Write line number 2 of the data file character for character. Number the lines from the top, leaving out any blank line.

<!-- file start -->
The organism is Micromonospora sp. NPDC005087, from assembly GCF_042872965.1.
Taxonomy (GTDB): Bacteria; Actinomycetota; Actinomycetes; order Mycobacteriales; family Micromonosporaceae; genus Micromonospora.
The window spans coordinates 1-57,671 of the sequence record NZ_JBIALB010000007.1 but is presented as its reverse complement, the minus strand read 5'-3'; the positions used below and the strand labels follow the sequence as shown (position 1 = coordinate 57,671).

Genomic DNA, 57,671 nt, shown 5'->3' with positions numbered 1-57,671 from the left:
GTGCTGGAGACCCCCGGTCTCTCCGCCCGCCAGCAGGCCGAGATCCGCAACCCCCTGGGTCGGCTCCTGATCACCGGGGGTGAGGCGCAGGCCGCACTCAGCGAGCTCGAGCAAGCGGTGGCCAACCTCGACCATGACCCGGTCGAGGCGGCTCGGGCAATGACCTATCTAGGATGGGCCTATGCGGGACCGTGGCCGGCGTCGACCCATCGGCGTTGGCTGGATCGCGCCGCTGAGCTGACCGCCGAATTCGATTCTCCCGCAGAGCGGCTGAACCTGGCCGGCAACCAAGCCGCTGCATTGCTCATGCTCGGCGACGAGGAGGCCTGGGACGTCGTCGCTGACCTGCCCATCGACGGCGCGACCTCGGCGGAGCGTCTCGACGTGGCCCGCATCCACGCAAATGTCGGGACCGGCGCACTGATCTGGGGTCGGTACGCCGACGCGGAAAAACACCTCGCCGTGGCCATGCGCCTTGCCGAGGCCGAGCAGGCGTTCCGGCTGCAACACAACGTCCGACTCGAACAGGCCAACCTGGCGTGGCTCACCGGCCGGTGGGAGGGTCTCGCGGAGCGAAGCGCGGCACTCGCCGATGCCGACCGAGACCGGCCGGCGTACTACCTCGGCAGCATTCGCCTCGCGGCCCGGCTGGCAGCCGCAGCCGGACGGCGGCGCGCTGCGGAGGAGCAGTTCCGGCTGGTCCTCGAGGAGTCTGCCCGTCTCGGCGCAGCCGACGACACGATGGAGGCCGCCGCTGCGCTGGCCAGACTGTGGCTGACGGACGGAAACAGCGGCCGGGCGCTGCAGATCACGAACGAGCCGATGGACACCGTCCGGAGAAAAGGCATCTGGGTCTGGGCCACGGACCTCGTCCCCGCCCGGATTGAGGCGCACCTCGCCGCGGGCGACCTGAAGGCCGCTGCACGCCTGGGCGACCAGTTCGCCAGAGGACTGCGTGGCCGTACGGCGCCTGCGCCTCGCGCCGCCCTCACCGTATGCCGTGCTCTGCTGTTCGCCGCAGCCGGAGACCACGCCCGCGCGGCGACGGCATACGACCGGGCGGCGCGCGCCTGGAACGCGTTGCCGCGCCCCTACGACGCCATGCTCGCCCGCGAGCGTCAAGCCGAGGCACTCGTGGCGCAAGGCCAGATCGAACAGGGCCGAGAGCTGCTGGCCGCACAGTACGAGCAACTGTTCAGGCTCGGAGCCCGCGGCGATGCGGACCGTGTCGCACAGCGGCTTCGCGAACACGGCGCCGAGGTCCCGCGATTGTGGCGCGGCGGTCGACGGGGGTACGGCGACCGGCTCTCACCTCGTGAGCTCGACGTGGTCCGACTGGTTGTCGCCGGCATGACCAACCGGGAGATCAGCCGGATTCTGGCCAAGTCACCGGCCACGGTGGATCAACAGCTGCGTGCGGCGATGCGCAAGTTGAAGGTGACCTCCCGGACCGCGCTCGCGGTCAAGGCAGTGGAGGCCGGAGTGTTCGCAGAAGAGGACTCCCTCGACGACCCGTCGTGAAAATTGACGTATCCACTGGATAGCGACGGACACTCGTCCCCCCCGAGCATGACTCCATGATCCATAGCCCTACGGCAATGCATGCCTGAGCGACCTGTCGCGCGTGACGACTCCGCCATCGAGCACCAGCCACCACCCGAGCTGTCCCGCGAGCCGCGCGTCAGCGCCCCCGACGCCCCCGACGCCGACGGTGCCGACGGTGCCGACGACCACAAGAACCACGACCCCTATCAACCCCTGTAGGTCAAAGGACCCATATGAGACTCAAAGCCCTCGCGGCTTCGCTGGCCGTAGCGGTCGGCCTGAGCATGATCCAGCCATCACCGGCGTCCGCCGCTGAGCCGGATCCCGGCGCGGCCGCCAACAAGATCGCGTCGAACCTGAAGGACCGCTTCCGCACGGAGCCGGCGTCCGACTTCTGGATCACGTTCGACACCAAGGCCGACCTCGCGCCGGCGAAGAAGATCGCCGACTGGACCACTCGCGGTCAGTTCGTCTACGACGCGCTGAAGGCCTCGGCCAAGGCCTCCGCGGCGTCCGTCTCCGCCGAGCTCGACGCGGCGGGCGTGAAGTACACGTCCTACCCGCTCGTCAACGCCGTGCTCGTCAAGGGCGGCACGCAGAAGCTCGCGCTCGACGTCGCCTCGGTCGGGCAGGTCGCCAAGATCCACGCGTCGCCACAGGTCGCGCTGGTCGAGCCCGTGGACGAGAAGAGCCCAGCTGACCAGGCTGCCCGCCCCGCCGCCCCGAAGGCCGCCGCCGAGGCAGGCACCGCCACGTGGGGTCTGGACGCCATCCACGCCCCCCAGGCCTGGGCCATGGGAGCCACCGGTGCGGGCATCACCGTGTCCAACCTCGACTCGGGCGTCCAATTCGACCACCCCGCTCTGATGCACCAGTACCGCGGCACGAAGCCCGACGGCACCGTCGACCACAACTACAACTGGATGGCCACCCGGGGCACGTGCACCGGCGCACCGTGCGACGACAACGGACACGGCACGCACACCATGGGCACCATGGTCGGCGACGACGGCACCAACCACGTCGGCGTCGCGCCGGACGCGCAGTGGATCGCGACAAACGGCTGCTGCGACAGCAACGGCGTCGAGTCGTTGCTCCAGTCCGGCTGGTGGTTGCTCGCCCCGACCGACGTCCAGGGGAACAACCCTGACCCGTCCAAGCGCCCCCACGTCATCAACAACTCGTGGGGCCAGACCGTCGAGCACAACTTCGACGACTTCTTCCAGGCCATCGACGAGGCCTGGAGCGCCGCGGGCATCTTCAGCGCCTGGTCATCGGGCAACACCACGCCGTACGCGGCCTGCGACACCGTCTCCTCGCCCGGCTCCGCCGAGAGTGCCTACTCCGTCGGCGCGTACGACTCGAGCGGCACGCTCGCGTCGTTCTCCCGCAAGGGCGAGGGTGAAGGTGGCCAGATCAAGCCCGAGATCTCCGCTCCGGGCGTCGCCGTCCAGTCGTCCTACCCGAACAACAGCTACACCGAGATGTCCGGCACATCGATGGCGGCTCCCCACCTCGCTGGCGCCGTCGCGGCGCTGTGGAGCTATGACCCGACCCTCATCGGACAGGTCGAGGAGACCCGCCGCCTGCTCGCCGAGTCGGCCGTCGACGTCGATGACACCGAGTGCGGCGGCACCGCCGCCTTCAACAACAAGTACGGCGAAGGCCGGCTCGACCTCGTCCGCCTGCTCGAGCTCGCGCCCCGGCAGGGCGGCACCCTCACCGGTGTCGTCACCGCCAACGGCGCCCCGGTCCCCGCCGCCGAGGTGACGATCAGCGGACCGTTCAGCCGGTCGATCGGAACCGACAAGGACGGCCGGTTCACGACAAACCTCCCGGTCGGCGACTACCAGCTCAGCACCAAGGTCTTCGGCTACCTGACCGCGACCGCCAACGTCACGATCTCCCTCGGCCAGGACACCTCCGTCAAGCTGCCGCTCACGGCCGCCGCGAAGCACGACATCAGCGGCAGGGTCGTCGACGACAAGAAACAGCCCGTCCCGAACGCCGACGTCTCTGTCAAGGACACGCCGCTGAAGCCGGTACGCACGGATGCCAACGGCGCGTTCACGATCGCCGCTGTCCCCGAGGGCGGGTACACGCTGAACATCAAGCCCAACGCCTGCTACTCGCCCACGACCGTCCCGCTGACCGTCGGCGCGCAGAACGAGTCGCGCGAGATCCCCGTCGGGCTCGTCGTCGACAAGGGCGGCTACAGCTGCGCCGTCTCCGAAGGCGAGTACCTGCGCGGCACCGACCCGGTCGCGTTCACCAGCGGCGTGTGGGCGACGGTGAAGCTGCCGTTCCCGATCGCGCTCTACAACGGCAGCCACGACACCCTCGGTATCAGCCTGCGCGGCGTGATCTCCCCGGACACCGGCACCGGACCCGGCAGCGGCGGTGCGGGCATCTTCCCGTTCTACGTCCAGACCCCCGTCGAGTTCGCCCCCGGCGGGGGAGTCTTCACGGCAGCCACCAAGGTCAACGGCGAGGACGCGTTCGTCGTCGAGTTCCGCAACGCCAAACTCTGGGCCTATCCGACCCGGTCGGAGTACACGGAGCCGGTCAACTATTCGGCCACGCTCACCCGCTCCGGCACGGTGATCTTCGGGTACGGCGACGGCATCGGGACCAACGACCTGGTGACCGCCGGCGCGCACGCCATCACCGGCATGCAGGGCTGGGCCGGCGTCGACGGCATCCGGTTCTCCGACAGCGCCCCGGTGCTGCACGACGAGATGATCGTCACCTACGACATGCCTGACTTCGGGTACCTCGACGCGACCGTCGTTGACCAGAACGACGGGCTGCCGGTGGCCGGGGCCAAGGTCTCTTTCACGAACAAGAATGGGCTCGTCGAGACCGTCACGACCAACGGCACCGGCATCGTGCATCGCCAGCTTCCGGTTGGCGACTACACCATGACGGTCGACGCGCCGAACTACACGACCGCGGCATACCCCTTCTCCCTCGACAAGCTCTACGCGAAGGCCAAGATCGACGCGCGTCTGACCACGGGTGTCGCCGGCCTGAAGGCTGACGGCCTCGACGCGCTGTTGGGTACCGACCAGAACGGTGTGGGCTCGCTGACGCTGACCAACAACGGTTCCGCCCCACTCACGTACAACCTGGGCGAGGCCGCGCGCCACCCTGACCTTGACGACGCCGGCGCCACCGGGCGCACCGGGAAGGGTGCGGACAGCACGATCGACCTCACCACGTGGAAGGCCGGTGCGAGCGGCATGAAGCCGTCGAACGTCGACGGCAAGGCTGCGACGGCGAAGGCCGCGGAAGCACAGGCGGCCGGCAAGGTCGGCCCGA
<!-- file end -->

Taxonomy (GTDB): Bacteria; Actinomycetota; Actinomycetes; order Mycobacteriales; family Micromonosporaceae; genus Micromonospora.